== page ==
Day Three of 28 Days of Heart Health: Everything You Did (and Didn’t) Want to Know About Sugar

 

What does sugar have to do with heart health? Well, sugar consumption in the United States is ridiculously high, and manufacturers scheme by hiding sugar in just about everything thing, which leads to us consuming extra calories and spiking our blood sugar, which over time leads to obesity and insulin resistance. Insulin resistance leads to diabetes, and diabetes damages all our internal organs–especially the heart. Combine that with high blood pressure and you have the perfect recipe for a heart attack. That’s why we invited celebrity nutrition and fitness expert JJ Virgin, Co-Host of TLC’s hit series ‘Freaky Eaters’ in her #7 New York Times best seller, The Virgin Diet to give us some frank talk about the good, bad and ugly on the sweet stuff.

Take it away, JJ!

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I get a lot of questions from readers and at conferences about sugar. It can be confusing to make sense of the numerous names for sugar or to determine what a serving size is, but hopefully my answers will help clarify things just like my email did for this reader.

Here are the most frequent questions I get about sugars and other sweeteners.

The Virgin Diet allows up to 5 grams of sugar per serving. Isn’t that a contradiction since you encourage people to be sugar free?

Contrary to what some people might think, The Virgin Diet is not a no sugar diet. I do allow up to 5 grams of sugar in, say, your protein shake. The Virgin Diet All-in-One Shake has 5 grams of sugar from cane sugar.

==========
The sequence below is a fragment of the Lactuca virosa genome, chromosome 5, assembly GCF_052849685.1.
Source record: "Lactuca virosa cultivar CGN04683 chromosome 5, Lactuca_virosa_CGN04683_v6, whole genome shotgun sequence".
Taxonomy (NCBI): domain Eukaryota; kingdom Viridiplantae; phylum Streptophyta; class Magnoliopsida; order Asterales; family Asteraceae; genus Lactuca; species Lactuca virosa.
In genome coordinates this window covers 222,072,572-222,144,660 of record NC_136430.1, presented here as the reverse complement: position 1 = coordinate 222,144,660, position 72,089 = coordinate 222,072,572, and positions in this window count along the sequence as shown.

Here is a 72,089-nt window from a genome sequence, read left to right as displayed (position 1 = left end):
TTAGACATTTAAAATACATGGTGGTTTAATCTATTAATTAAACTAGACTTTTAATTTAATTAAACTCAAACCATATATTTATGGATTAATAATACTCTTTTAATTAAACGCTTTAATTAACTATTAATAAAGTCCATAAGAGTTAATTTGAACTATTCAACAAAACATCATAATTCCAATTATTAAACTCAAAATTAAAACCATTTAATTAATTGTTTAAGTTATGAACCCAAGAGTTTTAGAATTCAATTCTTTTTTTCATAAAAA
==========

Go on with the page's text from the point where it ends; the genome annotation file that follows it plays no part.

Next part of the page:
Source matters. I don’t want you getting that 5 grams from agave or high-fructose corn syrup! (More on those below.) To put 5 grams into perspective, just about every food you eat has some sugar in it. Two cups of broccoli, for instance, has about 5 grams of sugar.

But any more than about 5 grams and you’re risking raising your blood sugar and all its accompanying problems. Five grams is about a teaspoon, so picture a recipe having no more than a level teaspoon per serving.

Put another way: a 20-ounce soda has 16 teaspoons of sugar.

How can I understand a label to see how much sugar I’m getting?

Labels list sugar in grams. A good rule of thumb is that 5 grams is about 1 teaspoon. So if a serving has 18 grams, you can picture getting 4-1/2 teaspoons of sugar. Keep in mind this is per serving, and manufacturers are notorious for keeping portion sizes small to give the illusion of less calories, fat, sugar, etc.

How do I become a sugar sleuth and find hidden sugars in my foods?

Manufacturers craftily disguise sugar in many forms. Some of them sound healthy, and others you’d have no idea they were actually sugar. Don’t believe me? Take a look at these 50 – yes, 50! – alternate names for sugar.
Barley malt
Beet sugar
Brown sugar
Buttered syrup
Cane juice crystals
Cane sugar
Caramel
Corn syrup
Corn syrup solids
Confectioner’s sugar
Carob syrup
Castor sugar
Date sugar
Demerara sugar
Dextran
Dextrose
Diastatic malt
Diatase
Ethyl maltol
Fructose
Fruit juice
Fruit juice concentrate
Galactose
Glucose
Glucose solids
Golden sugar
Golden syrup
Grape sugar
High-fructose corn syrup (HFCS)
Honey
Icing sugar
Invert sugar
Lactose
Maltodextrin
Maltose
Malt syrup
Maple syrup
Molasses
Muscovado sugar
Panocha
Raw sugar
Refiner’s syrup
Rice syrup
Sorbitol
Sorghum syrup
Sucrose
Sugar
Treacle
Turbinado sugar
Yellow sugar

I can’t possibly keep up with that list! Isn’t there an easier way to detect sugar on a label?
Anything ending in –ose is a sure sugar bet. And, of course, if it has “sugar” in the title… well, duh, it’s sugar even if it’s organic or otherwise sounds healthy.

This still confuses me. What’s the best way to avoid added sugars?
Stick with a whole foods diet with plenty of lean protein, good fats, and leafy green veggies. Most whole foods are low in sugar. There are exceptions like some higher-sugar fruits (which I’ll mention below), but for the most part sticking with a whole foods diet will reduce your sugar intake and eliminate added sugars.

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